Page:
After posting the best year of growth since 2007, Europe is caught in a double whammy of politics and geopolitics. This is especially true given the deepening political crisis in Italy and new political drama brewing up in Spain. Additionally, Trump’s protectionist trade action, which is likely to have an impact on global economic growth, is making investors’ jittery.
Inside Politics Gyrations
The political risk in Italy has escalated given that an effort to form the first populist government in Western Europe has collapsed after president Sergio Mattarella rejected the choice of a euro-skeptic as finance minister, which could provoke "Italy's exiting of the euro”. The leader of the two parties — anti-establishment Five Star Movement and the far-right League — were in talks to form a coalition for weeks. Italy’s FTSE MIB index dropped 2.1% on May 28 after tumbling 4.5% last week (read: Negative News Flow Puts Eurozone ETFs in Focus).
The latest development in the euro-zone’s third-largest economy has triggered a possible constitutional crisis as Italy has been without a government since Mar 4. It has raised the likelihood of another election this year, raising the concerns over the Italian membership of the currency bloc and the country's role in the European Union. The longer-than-expected crisis could also lead to fears of a euro-zone meltdown.
Meanwhile, more political risk seems to be in the cards with the heightened risk of a snap election in Spain. The biggest opposition party in Spain, the Socialists, called a vote of confidence against prime minister Mariano Rajoy in response to a corruption case engulfing the ruling Popular Party that led to a bloodbath in Spanish stocks. Notably, Spain’s IBEX 35 index declined 1.7% on May 25 and another 2.3% on May 28.
Coming to geopolitics, the Trump administration might not extend the exemption for the European Union on steel and aluminum tariffs after Jun 1. The White House had proposed to cut European Union steel and aluminum exports to the United States by about 10%.
ETFs in Focus
All these factors have dulled the appeal for European equities and related ETFs at least for the near term. While several ETFs have seen rough trading, we have presented the ones that are likely to be impacted the most by the recent events.
iShares MSCI Spain ETF (EWP - Free Report)
The fund targets the Spanish stock market by tracking the MSCI Spain 25/50 Index and charging investors 49 bps in annual fees. It holds 23 stocks in its basket with heavy concentration on the top firm at 19.4% while other firms make up for single-digit exposure. Financials takes the top spot at 41.7% in terms of sector holdings, followed by utilities (15.6%), and industrials (14.3%). The product has accumulated $1 billion in its asset base and trades in a solid average daily volume of around 941,000 shares. It has lost 5.4% in a month and carries a Zacks ETF Rank #3 (Hold) with a Medium risk outlook (see: all the Europe Equity ETFs here).
iShares MSCI Italy ETF (EWI - Free Report)
With AUM of $557.8 million, the fund offers exposure to a broad range of companies in Italy by tracking the MSCI Italy 25/50 Index and holding 24 stocks in its basket. It is heavily concentrated on the top four firms with a combined 42.8% share while other securities hold less than 5% of total assets. Further, about 33.2% of the fund’s portfolio is allotted to financials while energy, utilities, consumer discretionary and industrials round off the top five with a double-digit exposure each. The fund trades in heavy volume of more than 1.1 million shares a day on average and charges 49 bps in annual fees. It has shed about 9.2% in a month and carries a Zacks ETF Rank #3 with a Medium risk outlook.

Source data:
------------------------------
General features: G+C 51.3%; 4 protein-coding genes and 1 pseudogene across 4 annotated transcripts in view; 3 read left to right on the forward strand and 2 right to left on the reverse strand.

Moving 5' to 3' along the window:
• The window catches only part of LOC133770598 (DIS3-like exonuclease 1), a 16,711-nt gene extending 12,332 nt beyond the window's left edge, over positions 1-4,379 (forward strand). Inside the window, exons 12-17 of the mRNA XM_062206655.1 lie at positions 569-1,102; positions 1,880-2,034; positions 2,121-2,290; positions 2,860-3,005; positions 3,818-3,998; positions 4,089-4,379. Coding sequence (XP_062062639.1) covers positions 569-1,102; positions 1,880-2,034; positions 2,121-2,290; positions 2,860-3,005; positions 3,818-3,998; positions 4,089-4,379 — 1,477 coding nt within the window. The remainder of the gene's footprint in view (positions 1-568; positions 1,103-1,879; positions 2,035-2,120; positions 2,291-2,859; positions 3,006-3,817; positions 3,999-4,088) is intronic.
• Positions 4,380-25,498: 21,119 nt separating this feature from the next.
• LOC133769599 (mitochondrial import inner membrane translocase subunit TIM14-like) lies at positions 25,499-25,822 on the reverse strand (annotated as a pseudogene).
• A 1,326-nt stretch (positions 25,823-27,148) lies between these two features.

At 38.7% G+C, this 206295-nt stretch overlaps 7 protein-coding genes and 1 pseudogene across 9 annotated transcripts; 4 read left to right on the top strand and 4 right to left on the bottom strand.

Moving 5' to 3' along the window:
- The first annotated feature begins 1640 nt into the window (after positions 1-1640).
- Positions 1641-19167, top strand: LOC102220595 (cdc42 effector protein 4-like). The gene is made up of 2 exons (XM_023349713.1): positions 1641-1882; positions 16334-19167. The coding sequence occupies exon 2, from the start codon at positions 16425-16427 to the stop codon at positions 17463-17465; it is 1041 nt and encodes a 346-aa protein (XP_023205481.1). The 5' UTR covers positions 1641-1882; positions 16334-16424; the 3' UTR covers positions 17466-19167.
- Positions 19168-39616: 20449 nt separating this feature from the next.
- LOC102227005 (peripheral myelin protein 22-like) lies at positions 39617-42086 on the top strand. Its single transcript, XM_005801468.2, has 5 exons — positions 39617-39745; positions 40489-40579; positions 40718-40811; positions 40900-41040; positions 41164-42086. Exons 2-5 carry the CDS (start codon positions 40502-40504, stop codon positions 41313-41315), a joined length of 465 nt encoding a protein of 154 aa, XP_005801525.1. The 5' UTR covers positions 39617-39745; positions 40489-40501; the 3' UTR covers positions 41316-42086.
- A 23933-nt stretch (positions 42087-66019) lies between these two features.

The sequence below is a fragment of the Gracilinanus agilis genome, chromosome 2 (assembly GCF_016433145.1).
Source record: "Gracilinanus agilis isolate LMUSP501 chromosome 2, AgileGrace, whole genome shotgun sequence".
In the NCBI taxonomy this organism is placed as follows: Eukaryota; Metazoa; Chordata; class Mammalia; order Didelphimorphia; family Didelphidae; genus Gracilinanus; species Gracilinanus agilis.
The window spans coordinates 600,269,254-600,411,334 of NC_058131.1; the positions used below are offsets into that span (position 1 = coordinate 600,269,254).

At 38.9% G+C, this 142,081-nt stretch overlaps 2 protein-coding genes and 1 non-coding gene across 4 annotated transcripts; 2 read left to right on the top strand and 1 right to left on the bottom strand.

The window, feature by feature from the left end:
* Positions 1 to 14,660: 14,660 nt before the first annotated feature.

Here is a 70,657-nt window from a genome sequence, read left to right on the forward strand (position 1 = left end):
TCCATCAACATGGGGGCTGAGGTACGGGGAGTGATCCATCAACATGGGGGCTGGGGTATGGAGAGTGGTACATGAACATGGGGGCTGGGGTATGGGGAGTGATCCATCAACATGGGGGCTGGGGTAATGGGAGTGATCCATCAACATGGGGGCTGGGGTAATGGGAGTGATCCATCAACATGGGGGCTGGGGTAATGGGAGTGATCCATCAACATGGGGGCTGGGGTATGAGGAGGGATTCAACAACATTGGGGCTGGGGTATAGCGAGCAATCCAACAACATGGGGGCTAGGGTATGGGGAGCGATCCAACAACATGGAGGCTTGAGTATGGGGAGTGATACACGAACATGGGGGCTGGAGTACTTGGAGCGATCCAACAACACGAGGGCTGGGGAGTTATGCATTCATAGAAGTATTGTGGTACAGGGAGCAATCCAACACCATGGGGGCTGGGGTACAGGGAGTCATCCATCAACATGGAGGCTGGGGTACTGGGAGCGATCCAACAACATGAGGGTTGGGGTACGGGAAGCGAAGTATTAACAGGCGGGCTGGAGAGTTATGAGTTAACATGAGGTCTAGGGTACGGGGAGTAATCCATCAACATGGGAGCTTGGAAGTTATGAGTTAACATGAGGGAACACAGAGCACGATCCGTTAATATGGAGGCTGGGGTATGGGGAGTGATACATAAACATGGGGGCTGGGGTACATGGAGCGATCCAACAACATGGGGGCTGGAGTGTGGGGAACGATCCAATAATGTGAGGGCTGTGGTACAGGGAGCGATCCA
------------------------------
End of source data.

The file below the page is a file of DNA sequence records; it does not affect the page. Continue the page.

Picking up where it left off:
iShares MSCI Europe Financials ETF (EUFN - Free Report)
This fund provides exposure to the financial segment of the developed European market by tracking the MSCI Europe Financials Index. It holds 83 securities in its basket with banking firms accounting for a major 53.4% of the portfolio. Insurance and diversified financials round off the next two spots. In terms of country exposure, United Kingdom takes the top spot at 30.4% while Switzerland, France, Germany, Spain and Italy round off the next spots. EUFN has amassed $2 billion in its asset base and charges 48 bps in fees a year. Volume is heavy, exchanging nearly 1.7 million shares in hand per day on average. EUFN has lost 5.6% in one month and has a Zacks ETF Rank #3 with a Medium risk outlook.
First Trust Eurozone AlphaDEX ETF (FEUZ - Free Report)
This fund follows the Nasdaq AlphaDEX Eurozone Index, which uses AlphaDEX stock selection methodology to select stocks from the NASDAQ Eurozone Index. The fund has AUM of $79.6 million and charges 0.80% in expense ratio. Holding 151 securities in its basket, the product is well spread across components with none accounting for more than 1.5% of assets. Consumer discretionary, materials, industrials, financials and real estate are the top five sectors. In terms of country allocation, France and Germany are leading with 26.1% and 24.6% share, respectively, followed by Italy (11.4) and Spain (8.5%). The fund is down 3.3% in one month and trades in average daily volume of nearly 17,000 shares. It has a Zacks ETF Rank #3 with a Medium risk outlook.
PowerShares CurrencyShares Euro Trust (FXE - Free Report)
The ETF seeks to track the price of the euro relative to the U.S. dollar. The value of the fund increases when the euro strengthens and declines when the dollar appreciates. It has amassed $315.3 million in its asset base and charges 40 bps in fees and expenses. FXE trades in average daily volume of 355,000 shares and has lost 4% over the past month. It has a Zacks ETF Rank #3 with a Medium risk outlook (read: Currency Hedged ETFs Gaining Love on Rising Dollar).
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